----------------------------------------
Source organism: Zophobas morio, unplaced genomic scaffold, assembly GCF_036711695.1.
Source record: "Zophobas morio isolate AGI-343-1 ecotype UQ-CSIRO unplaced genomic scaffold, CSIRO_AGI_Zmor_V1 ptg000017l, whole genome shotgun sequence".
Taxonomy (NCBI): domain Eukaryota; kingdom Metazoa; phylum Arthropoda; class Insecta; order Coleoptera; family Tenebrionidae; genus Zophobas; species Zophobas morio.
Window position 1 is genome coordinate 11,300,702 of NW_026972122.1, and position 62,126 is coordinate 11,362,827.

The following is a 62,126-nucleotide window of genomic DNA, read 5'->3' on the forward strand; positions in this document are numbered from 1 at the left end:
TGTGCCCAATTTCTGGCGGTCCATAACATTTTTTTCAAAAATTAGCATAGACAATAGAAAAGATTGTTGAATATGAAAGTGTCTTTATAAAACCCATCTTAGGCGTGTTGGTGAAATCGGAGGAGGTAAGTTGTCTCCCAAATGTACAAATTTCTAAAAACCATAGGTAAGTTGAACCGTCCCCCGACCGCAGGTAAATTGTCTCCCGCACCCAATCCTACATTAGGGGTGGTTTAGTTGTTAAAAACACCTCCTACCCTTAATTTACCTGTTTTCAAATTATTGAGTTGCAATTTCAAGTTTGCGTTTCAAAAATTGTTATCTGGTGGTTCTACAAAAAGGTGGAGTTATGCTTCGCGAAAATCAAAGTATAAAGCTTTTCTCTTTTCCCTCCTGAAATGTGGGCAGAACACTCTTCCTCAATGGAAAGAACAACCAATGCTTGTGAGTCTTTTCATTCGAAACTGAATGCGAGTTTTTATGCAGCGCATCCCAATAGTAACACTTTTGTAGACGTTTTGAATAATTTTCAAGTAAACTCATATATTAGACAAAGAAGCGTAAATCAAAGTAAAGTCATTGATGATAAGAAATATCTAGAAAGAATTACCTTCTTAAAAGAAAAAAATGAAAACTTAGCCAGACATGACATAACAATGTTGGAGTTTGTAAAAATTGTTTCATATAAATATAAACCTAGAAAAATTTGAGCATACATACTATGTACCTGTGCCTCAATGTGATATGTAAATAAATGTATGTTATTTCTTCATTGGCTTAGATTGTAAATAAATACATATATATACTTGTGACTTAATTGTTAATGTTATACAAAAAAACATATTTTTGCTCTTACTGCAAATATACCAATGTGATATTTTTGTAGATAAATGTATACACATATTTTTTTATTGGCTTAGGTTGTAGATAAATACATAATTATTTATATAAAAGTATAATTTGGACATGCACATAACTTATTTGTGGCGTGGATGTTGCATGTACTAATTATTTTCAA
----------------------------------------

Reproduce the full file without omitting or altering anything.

Source organism: Zophobas morio, unplaced genomic scaffold, assembly GCF_036711695.1.
Source record: "Zophobas morio isolate AGI-343-1 ecotype UQ-CSIRO unplaced genomic scaffold, CSIRO_AGI_Zmor_V1 ptg000017l, whole genome shotgun sequence".
Taxonomy (NCBI): domain Eukaryota; kingdom Metazoa; phylum Arthropoda; class Insecta; order Coleoptera; family Tenebrionidae; genus Zophobas; species Zophobas morio.
Window position 1 is genome coordinate 11,300,702 of NW_026972122.1, and position 62,126 is coordinate 11,362,827.

The following is a 62,126-nucleotide window of genomic DNA, read 5'->3' on the forward strand; positions in this document are numbered from 1 at the left end:
TGTGCCCAATTTCTGGCGGTCCATAACATTTTTTTCAAAAATTAGCATAGACAATAGAAAAGATTGTTGAATATGAAAGTGTCTTTATAAAACCCATCTTAGGCGTGTTGGTGAAATCGGAGGAGGTAAGTTGTCTCCCAAATGTACAAATTTCTAAAAACCATAGGTAAGTTGAACCGTCCCCCGACCGCAGGTAAATTGTCTCCCGCACCCAATCCTACATTAGGGGTGGTTTAGTTGTTAAAAACACCTCCTACCCTTAATTTACCTGTTTTCAAATTATTGAGTTGCAATTTCAAGTTTGCGTTTCAAAAATTGTTATCTGGTGGTTCTACAAAAAGGTGGAGTTATGCTTCGCGAAAATCAAAGTATAAAGCTTTTCTCTTTTCCCTCCTGAAATGTGGGCAGAACACTCTTCCTCAATGGAAAGAACAACCAATGCTTGTGAGTCTTTTCATTCGAAACTGAATGCGAGTTTTTATGCAGCGCATCCCAATAGTAACACTTTTGTAGACGTTTTGAATAATTTTCAAGTAAACTCATATATTAGACAAAGAAGCGTAAATCAAAGTAAAGTCATTGATGATAAGAAATATCTAGAAAGAATTACCTTCTTAAAAGAAAAAAATGAAAACTTAGCCAGACATGACATAACAATGTTGGAGTTTGTAAAAATTGTTTCATATAAATATAAACCTAGAAAAATTTGAGCATACATACTATGTACCTGTGCCTCAATGTGATATGTAAATAAATGTATGTTATTTCTTCATTGGCTTAGATTGTAAATAAATACATATATATACTTGTGACTTAATTGTTAATGTTATACAAAAAAACATATTTTTGCTCTTACTGCAAATATACCAATGTGATATTTTTGTAGATAAATGTATACACATATTTTTTTATTGGCTTAGGTTGTAGATAAATACATAATTATTTATATAAAAGTATAATTTGGACATGCACATAACTTATTTGTGGCGTGGATGTTGCATGTACTAATTATTTTCAA